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Powis Castle, Welshpool added to National Trust in Wales by D0c.Col on 29/06/2023

Powis Castle
The present Powis Castle was built in the mid-13th century by a Welsh prince - Gruffudd Ap Gwenwynwyn who wanted to establish his independence from the aggressive princes of Gwynedd in North Wales. This was an act of defiance and in contrast to those built by the English at Conwy, Caernarfon and Harlech in order to suppress the Welsh and consolidate Edward I’s conquest of Wales.
By the late 13th century, Llywelyn ap Gruffudd of Gwynedd had established himself as Prince of Wales, and in 1274 he destroyed Powis Castle, forcing Gruffudd ap Gwenwynwyn into exile.
However, within three years Llywelyn’s principality had crumbled leaving Gruffudd of Powys able to regain his lordship and rebuild the castle. Gruffudd, his son and grandson had all died by 1309, and with no male heir, the castle and lordship passed to an heiress, Hawise who married Sir John Charlton from Shropshire.
In 1312, Hawise’s uncle attacked the castle in an attempt to claim the lordship but failed. Charlton repaired the damage and built two great drum towers that can be seen today, either side of the castle’s west entrance.
Descendants of the Charltons continued as Lords of Powis for over 100 years but in 1421, the lack of a male heir resulted in the castle and estate being divided between two daughters, Joyce and Joan, who had married Sir John Grey and Sir John Tiptoft respectively.
Under the Tiptofts and their successor, Lord Dudley, the Outer Ward of the castle was neglected and needed considerable restoration. Luckily, in the 1530s Edward Grey, Lord Powis, took possession of the whole castle and began a major re-building programme.

In 1587, Edward Herbert purchased the castle and estate and it remained in the hands of the Herbert family until 1952 when George, 4th Earl of Powis, bequeathed the castle and gardens to the National Trust.
In 1902 George began its modernisation by introducing electric lighting and a state of the art hot-water central heating system, and at the same time he worked with his architect to re-establish the 17th Century décor in many of the state rooms, a style he thought more befitting of a medieval castle.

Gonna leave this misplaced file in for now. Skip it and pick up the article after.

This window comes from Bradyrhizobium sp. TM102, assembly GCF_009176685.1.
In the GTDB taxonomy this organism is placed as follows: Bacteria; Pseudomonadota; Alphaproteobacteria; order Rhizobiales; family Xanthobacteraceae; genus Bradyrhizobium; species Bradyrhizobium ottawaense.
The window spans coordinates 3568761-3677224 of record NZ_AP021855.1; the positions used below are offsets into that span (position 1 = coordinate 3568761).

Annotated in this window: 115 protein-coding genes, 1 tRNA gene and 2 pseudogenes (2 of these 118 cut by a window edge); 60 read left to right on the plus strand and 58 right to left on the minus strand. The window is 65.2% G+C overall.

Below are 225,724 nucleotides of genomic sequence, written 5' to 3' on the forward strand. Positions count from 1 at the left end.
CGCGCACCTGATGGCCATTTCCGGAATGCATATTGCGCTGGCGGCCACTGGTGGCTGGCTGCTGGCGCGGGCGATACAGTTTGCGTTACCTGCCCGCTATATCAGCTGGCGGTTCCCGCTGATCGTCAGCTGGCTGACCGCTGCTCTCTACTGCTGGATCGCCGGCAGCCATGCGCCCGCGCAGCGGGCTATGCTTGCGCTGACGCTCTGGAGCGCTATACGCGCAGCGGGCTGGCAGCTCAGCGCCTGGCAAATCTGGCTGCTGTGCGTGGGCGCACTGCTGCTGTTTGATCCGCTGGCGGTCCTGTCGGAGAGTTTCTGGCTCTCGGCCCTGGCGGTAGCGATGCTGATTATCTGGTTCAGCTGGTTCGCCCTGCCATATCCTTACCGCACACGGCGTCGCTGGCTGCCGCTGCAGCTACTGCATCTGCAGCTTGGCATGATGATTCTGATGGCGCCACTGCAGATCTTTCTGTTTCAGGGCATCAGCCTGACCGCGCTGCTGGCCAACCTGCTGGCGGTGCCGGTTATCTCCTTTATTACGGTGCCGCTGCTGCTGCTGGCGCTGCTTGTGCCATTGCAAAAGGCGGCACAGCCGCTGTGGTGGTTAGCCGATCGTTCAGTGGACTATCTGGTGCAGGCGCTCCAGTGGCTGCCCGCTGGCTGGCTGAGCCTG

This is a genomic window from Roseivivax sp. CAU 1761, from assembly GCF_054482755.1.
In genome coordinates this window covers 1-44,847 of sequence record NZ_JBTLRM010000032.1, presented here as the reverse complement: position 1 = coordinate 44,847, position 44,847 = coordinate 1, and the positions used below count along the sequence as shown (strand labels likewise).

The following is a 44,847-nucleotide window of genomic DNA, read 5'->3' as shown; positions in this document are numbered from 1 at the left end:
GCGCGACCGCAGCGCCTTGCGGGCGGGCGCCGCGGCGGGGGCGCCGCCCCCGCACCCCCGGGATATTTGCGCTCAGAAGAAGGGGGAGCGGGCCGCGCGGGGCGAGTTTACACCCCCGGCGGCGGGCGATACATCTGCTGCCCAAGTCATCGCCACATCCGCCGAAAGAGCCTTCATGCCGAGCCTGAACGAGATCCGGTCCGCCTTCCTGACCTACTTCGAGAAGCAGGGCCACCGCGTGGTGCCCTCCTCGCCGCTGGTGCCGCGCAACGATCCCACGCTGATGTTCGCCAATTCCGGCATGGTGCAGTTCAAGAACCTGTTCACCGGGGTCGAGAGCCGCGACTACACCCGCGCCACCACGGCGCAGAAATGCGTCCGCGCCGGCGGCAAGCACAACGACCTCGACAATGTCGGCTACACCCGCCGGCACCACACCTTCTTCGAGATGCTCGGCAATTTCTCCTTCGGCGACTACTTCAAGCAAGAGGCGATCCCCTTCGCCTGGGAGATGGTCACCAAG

The estate was at its height during the Edwardian Period with notable guests arriving every weekend throughout the winter season, including the Prince and Princess of Wales in November 1909. However, this golden era was not to last as George was to suffer a number of family tragedies. The countess died following a car accident in 1929, both his sons, died whilst on active service, Percy from wounds received at the Battle of the Somme in 1916, and Mervyn in a plane crash in 1943. With no direct heir to the castle, on his death bed in 1952, George bequeathed Powis to the nation, in the care of the National Trust.
In the garden four of the 150m long original terraces remain, the last two having reverted to banks of earth covered with shrubs. The top Terrace is planted with a range of yew trees, a distinctive feature at Powis.

William Emes, apart from the destruction of the water garden, did make improvements to the estate. A road that cut through the park just below the castle was diverted, and much planting was undertaken on the Wilderness Ridge, the line of hills opposite the castle, on the other side of the Great Lawn. The last major transformation of the gardens was undertaken in the early 20th century by Violet, wife of the fourth earl.

The Herbert family continue to live in part of the castle, under an arrangement with the National Trust. The Trust has undertaken a number of major works of restoration during its ownership, including the Marquess Gate,[ the Grand Staircase, and the sculpture of Fame in the Outer Courtyard. Powis Castle is a Grade I listed building, while its gardens have their own Grade I listing and together they form an irresistible attraction that receives over 200,000 visitors a Year.